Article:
The country’s fourth-largest iwi, Ngāti Kahungunu, has a new leader after results from its triennial elections were revealed at a special general meeting this evening.
Bayden Barber has won the leadership of the Hawke's Bay tribe by a 486 vote margin, unseating long-time chair Ngahiwi Tomoana.
Barber received 2,273 votes, while Tomoana received 1,787 votes. Of the 19,695 eligible iwi voters, just 4,113 took part in the election.
Tomoana has led the iwi authority for the last 27 years, having been instrumental in securing Crown settlements and several high-profile commercial assets during his tenure.
Barber, a Hastings District Councillor and chair of Waimarama Marae campaigned as a reformer, arguing iwi assets were not reaching their potential in its current constitutional structure where post-settlement governance entities managed treaty assets, independent of Ngāti Kahungunu Inc.
Barber, also a director of Beef & Lamb and a member of the 3 Waters steering committee suggested the many bodies might perform better with more control by Ngāti Kahungunu Inc as a parent organization.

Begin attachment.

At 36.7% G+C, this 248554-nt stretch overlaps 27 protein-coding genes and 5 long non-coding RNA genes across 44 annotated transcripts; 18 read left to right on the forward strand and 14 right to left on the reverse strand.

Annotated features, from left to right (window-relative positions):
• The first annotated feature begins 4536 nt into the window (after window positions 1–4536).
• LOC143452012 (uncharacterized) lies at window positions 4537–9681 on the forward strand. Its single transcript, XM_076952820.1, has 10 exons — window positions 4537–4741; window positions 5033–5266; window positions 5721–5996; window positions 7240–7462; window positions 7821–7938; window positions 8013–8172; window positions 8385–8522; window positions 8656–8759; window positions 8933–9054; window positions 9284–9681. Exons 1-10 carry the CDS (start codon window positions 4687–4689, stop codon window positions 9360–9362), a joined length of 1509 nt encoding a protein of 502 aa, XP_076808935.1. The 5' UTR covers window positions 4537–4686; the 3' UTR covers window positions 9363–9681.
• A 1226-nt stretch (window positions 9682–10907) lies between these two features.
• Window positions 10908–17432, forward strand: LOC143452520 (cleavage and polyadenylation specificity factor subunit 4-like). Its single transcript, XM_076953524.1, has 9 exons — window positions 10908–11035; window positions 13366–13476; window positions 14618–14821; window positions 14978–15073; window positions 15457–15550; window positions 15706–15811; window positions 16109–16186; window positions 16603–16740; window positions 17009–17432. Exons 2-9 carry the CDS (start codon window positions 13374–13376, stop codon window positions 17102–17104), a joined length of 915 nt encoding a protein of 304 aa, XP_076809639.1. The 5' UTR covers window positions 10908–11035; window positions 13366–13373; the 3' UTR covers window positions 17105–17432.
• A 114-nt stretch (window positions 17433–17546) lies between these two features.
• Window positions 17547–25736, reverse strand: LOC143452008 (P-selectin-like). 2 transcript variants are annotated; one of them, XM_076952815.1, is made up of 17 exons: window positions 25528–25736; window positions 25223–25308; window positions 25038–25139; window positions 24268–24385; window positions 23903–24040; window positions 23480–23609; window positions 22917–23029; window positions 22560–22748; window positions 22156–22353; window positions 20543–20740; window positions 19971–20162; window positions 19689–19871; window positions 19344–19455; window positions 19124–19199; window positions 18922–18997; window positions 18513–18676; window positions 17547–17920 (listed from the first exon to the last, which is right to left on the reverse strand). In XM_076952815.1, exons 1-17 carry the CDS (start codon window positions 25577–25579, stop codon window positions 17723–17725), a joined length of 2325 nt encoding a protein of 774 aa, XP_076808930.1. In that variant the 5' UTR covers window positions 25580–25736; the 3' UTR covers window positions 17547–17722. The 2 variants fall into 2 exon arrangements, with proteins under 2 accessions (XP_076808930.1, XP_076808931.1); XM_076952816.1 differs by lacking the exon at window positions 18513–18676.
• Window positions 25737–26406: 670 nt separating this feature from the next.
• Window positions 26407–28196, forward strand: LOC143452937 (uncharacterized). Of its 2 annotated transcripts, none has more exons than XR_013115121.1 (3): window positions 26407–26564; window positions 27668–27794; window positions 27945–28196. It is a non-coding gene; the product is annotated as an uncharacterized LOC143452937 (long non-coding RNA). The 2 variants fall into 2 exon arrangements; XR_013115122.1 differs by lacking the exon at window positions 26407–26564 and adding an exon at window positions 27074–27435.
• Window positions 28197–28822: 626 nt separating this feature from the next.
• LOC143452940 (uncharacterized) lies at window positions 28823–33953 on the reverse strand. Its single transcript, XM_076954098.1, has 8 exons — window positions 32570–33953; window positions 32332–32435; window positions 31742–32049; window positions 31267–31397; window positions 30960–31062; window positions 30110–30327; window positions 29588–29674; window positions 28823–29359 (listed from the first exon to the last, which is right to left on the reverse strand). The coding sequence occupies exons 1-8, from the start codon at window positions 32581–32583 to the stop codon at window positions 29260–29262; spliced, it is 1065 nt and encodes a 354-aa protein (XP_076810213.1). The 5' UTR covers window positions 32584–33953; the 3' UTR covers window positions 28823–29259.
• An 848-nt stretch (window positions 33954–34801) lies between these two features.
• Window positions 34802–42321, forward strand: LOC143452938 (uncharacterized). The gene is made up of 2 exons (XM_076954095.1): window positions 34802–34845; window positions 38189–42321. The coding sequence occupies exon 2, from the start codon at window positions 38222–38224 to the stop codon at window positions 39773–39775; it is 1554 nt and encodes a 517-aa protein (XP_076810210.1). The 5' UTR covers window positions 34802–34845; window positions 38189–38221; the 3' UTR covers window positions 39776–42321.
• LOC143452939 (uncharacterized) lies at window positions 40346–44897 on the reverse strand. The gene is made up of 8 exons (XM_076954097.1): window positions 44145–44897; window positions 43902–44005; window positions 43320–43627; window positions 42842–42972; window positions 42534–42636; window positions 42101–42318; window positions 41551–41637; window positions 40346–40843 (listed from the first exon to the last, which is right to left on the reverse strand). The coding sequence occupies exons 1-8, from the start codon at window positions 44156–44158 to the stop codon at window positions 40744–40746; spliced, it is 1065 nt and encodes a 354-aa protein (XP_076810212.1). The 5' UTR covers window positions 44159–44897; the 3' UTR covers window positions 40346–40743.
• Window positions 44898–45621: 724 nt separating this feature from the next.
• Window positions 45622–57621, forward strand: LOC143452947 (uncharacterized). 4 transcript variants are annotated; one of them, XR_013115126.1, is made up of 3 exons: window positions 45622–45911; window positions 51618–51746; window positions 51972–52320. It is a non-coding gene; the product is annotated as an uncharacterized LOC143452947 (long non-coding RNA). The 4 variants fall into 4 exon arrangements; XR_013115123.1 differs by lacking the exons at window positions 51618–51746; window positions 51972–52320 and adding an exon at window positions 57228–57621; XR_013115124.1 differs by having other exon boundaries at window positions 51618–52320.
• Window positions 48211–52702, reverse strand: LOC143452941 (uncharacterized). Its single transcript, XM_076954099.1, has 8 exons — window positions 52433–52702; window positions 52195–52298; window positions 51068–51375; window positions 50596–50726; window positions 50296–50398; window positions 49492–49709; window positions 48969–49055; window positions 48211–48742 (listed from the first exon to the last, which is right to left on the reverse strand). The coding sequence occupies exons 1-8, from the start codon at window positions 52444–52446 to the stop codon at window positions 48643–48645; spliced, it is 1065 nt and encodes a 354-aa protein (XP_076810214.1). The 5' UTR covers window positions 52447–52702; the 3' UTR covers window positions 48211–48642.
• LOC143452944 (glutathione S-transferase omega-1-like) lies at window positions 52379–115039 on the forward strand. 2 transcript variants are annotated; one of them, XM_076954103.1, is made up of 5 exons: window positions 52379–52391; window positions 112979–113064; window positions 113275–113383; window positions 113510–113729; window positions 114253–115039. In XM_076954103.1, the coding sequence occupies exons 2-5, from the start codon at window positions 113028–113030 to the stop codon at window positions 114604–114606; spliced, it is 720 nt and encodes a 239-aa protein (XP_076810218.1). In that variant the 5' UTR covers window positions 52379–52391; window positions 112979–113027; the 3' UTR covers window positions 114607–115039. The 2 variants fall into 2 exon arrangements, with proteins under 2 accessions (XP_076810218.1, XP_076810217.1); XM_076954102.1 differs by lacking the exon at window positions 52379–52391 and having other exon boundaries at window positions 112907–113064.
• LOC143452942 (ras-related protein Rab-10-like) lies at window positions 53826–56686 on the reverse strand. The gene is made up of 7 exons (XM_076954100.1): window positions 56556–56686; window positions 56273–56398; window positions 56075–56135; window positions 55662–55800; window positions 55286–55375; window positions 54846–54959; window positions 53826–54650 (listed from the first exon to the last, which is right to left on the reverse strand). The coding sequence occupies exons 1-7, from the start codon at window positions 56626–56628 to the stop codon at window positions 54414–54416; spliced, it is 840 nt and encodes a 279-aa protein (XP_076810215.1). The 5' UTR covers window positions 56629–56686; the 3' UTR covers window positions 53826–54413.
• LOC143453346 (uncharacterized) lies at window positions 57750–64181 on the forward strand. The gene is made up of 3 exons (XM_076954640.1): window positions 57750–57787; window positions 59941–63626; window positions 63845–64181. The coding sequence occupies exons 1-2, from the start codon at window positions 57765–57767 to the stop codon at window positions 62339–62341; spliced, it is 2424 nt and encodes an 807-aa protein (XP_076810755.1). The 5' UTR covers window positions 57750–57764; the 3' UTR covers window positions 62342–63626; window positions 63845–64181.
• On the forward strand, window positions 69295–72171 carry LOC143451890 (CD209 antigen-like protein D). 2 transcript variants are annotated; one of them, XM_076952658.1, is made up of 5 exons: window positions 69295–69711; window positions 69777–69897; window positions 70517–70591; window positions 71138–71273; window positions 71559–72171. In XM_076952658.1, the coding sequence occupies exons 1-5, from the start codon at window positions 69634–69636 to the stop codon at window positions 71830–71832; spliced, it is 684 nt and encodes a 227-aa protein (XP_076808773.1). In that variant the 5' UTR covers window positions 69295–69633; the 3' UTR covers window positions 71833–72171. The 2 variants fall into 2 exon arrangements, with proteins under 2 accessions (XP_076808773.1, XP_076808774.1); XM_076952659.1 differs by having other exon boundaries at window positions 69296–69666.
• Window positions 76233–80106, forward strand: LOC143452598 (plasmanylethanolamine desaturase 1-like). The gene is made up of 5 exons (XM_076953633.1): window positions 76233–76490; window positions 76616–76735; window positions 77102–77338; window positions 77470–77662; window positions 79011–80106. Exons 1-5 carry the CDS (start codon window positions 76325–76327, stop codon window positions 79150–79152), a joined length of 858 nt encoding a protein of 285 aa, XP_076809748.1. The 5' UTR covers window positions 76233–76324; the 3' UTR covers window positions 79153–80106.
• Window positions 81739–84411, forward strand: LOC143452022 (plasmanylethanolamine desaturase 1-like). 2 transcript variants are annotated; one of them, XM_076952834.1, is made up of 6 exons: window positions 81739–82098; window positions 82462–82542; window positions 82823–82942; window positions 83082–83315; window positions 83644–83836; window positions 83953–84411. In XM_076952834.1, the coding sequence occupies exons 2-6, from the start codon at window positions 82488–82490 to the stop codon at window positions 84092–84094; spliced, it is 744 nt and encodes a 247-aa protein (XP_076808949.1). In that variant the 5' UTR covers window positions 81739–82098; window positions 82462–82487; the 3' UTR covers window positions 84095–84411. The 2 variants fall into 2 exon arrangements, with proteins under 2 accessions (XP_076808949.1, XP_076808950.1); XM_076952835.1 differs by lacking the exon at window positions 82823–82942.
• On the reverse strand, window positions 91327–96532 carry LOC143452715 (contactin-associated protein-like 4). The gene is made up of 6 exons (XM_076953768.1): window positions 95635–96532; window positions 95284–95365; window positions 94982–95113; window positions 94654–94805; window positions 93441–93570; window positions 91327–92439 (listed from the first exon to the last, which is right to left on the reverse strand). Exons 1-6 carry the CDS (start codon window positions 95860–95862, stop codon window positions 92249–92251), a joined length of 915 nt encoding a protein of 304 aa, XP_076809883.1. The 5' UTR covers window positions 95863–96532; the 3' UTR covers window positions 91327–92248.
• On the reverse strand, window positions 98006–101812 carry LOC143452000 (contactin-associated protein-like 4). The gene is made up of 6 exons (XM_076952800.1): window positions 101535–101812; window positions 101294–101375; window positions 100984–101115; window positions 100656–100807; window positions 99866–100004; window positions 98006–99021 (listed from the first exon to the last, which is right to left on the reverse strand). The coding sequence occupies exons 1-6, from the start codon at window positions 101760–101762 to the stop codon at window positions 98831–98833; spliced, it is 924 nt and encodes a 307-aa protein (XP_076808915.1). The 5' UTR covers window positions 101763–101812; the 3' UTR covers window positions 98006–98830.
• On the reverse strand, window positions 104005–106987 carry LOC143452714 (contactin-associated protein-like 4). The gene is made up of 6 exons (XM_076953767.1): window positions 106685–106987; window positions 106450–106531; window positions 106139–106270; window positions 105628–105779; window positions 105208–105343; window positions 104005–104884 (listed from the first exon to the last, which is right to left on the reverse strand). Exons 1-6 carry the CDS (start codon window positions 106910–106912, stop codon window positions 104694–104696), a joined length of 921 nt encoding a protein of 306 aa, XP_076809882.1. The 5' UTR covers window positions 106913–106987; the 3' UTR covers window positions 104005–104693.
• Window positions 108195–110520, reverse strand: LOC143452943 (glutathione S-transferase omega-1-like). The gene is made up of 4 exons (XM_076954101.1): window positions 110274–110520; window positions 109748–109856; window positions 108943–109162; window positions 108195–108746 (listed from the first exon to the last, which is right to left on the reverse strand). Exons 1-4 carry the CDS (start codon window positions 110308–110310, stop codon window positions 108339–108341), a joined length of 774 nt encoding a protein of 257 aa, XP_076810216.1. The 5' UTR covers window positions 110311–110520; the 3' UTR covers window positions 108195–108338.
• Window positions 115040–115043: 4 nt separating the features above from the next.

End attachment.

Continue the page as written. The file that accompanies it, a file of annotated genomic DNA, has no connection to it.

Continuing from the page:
“Our combined treaty settlements are worth nearly half a billion dollars across an area spanning from Paritū, north of Te Māhia to Tūrakirae on the South Wairarapa coast,” Barber wrote in an opinion editorial in Hawke's Bay Today last month.
“This should give us the financial and social strength to match other successful iwi like Ngāi Tahu and Tainui. However, we are not reaching these heights and our whānau are not getting the benefits that they deserve,” he said.
Barber credited Tomoana for his leadership over the past three decades, particularly as it related to securing several high-profile assets for the 82,239 strong iwi.
But, he argued, the $10m loss posted in 2021 meant reform to the organisational structure was needed to turn things around more quickly.
“We must do better to improve our financial performance so that we are making money, not losing it," he said.
The election results will be confirmed by independent observers on May 3.